2667377565_a9cfede6d1_b.jpg

FULL SIZE

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^Let me preface what I'm going to suggest by first saying I realize that this is a streetcar and not a el/subway and that the idea is cost prohibitive anyway but...

Wouldn't it be neat if through there it could be elevated to a point where a ped bridge could stretch out from the hill to a station?

Anyway...back to reality. That corridor does really need some improvement in there. Hopefully some of the west side river development will hop over. I wonder if there has been any talk of discontinuing Ionia as a public ROW north of Michigan and extend any needed drives up to Division. Right now is nothing but a vertical parking lot.

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Perhaps some of the right-of-way south of I-196 could be used for the streetcar. Since it wouldn't be embedded in the road it could have a gentler slope or even be covered to keep snow off the tracks. Maybe a stop could be integrated into the parking ramps below the medical buildings.

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What you all fail to realize here is that FTA and The Rapid have danced now for over five years on this (including myself). We have been painstakingly pulling together what will - in effect - be the DEMONSTRATION fixed-guideway mass transit project to open the door to future and more significant funding from FTA's New Starts budget for BOTH Metro Grand Rapids and Metro Detroit initially (and subsequently the rest of urban Michigan that is ready for fixed-guideway systems).

The Division Corridor will ABSOLUTELY not get a streetrail system for three glaring reasons: 1] the segment of the Division Corridor accepted by FTA for New Starts funding is 9 miles long and would cost just over $177 million to develop in streetrail format as opposed to BRT's $59 million; 2] streetrail's top speed is around 20 mph <not good for a high-speed dedicated transit lane on Division> as opposed to BRT's being 65 mph; 3] with BRT going in on Division just like the Euclid Corridor BRT in Cleveland (Cleveland OH Euclid Avenue Corridor BRT Website), The Rapid will have all of the stations already put in place for future more high-capacity/high-speed fixed-guideway formats.

The last point is significant because once the Division Corridor's density warrants, the BRT vehicles can be removed, an elevated light-rail system can supplant it and the footprints for the needed new elevated stations will already be controlled by The Rapid and ready for immediate reconfiguration.

Small bits and pieces on the journey to world-class transit for new transit towns like us, grasshoppers. Small bits and pieces . . . . ;)

Edited by metrogrkid
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Sure. We could probably find some cold-hardy palms for just such an occasion. :) d8alterego, you bring up a good point. Plus, there is the large Ellis parking lot by the courthouse and 5 Lyon, and everyone's favorite Lyon & Ottawa lot that could be great spots for future development.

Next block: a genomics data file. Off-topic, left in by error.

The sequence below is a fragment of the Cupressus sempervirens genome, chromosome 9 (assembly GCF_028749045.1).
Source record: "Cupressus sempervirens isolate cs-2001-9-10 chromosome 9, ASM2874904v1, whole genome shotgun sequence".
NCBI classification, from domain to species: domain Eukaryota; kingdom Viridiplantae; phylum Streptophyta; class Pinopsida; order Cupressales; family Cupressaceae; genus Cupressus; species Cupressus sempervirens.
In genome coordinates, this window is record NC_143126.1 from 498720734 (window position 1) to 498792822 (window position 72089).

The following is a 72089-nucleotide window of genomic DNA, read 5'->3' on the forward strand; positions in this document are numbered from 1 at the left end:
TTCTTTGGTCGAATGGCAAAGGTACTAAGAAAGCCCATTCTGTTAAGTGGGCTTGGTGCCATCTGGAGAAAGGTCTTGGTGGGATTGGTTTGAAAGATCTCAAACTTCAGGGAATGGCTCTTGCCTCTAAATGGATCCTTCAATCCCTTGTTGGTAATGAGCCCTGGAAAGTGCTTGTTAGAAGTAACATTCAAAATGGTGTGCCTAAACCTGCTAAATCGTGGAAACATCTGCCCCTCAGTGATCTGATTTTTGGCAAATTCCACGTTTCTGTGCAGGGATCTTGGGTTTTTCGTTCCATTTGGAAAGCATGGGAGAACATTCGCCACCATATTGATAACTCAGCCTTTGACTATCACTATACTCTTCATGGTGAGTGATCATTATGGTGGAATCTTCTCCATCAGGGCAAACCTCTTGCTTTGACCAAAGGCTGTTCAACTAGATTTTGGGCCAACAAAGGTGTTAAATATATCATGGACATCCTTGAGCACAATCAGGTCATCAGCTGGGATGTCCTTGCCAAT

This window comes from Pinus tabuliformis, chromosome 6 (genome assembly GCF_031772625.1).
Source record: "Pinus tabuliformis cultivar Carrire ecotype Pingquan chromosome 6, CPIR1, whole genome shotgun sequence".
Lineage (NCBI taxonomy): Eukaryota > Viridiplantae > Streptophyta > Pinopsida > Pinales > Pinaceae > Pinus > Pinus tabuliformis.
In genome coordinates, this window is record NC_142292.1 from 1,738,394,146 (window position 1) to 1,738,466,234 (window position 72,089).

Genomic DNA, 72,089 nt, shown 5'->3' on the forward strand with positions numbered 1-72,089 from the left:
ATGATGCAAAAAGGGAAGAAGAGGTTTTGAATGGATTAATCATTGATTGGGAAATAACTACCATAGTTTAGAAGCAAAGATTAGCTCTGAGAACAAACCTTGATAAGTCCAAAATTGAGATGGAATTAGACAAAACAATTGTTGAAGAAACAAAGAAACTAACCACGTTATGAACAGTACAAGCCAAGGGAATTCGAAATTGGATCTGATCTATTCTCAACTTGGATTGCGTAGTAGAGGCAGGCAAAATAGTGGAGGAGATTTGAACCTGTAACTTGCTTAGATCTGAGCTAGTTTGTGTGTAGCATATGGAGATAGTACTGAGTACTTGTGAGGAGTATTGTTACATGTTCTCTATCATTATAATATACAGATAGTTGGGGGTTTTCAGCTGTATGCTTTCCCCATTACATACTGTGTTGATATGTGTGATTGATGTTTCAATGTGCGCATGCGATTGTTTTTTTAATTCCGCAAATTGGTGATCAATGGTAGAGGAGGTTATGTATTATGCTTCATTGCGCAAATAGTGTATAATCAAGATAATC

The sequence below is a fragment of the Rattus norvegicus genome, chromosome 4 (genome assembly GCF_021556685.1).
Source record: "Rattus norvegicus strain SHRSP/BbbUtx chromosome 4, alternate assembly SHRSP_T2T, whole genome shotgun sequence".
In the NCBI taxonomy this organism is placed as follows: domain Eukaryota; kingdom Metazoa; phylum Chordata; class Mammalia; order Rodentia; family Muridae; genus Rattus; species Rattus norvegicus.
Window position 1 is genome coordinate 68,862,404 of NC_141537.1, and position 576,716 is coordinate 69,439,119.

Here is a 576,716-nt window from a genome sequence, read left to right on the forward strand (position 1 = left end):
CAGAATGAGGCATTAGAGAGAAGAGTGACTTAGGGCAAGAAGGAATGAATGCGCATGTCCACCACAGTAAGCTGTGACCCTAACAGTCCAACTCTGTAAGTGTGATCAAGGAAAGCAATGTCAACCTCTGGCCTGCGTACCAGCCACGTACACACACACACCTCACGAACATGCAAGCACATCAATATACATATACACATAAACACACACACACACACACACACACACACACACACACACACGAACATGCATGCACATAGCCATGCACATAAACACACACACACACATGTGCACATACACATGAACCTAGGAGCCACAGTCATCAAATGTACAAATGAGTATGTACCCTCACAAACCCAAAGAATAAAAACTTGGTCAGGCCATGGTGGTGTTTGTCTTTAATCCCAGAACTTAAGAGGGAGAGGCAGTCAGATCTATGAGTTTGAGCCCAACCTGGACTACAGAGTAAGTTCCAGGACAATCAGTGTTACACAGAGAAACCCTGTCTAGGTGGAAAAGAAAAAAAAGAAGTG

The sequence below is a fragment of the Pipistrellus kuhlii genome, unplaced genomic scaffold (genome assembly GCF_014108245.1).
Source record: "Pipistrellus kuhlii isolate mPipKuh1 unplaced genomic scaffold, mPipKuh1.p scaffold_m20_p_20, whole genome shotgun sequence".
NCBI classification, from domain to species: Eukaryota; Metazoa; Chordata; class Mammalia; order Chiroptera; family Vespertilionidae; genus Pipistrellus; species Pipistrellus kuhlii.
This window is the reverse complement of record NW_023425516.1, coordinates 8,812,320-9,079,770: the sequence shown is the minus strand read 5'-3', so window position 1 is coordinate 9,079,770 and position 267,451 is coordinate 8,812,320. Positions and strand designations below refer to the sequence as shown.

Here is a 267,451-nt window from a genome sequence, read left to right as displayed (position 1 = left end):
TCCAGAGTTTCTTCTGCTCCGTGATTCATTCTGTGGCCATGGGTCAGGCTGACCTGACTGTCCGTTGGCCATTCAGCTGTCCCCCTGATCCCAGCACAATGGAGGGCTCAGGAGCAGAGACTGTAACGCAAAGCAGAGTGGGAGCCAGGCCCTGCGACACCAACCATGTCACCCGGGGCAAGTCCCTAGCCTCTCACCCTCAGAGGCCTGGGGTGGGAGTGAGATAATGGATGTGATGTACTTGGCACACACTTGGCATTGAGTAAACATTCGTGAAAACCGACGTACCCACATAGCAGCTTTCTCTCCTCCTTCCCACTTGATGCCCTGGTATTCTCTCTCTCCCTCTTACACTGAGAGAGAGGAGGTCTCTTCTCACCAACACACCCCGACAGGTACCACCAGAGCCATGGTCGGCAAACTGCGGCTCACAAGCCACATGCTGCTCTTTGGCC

And this goes well with MOBL NOBL's vision for the Belknap stairs:

http://www.moblconnects.com/Site/Home.html

I think this idea has enough merit to forward along to some people. :thumbsup:

As long as you don't find cold, clammy palms :P

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What you all fail to realize here is that FTA and The Rapid have danced now for over five years on this (including myself). We have been painstakingly pulling together what will - in effect - be the DEMONSTRATION fixed-guideway mass transit project to open the door to future and more significant funding from FTA's New Starts budget for BOTH Metro Grand Rapids and Metro Detroit initially (and subsequently the rest of urban Michigan that is ready for fixed-guideway systems).

The Division Corridor will ABSOLUTELY not get a streetrail system for three glaring reasons: 1] the segment of the Division Corridor accepted by FTA for New Starts funding is 9 miles long and would cost just over $177 million to develop in streetrail format as opposed to BRT's $59 million; 2] streetrail's top speed is around 20 mph <not good for a high-speed dedicated transit lane on Division> as opposed to BRT's being 65 mph; 3] with BRT going in on Division just like the Euclid Corridor BRT in Cleveland (Cleveland OH Euclid Avenue Corridor BRT Website), The Rapid will have all of the stations already put in place for future more high-capacity/high-speed fixed-guideway formats.

The last point is significant because once the Division Corridor's density warrants, the BRT vehicles can be removed, an elevated light-rail system can supplant it and the footprints for the needed new elevated stations will already be controlled by The Rapid and ready for immediate reconfiguration.

Small bits and pieces on the journey to world-class transit for new transit towns like us, grasshoppers. Small bits and pieces . . . . ;)

That's all fine and good, but I'm not talking about the BRT. I'm talking about the current streetcar route. And I'm not talking about 9 miles of light rail. I'm talking about maybe a mile tops (and a mile that would already be covered on Monroe Avenue, just shifted over 4 streets), that would greatly increase the VALUE of the streetcar. Right now, it doesn't touch any of the major employment centers or campuses downtown. You're just handing this streetcar over to the anti-transit crowd on a silver platter (and for good reason). I've even heard pro-transit people question the proposed route. And apparently some of the ITP board feels the same.

And streetcars can go faster than 20 mph. They just usually don't because their stops are more frequent than light rail and BRT. It all to me seems like using flawed logic/rationalization to reach a goal that has already been set in stone (like you're backfilling your case that's already been decided by the judge, no matter how flawed it is).

Let me reiterate that I love the idea of streetcars downtown: full streetcars. Maybe not right away, but at least being used quite regularly in a reasonable period of time (ie not in a decade). People have short attention spans. If this streetcar isn't considered at least a partial success in 3 - 5 years, you guys are sunk. You won't get one dime more from people.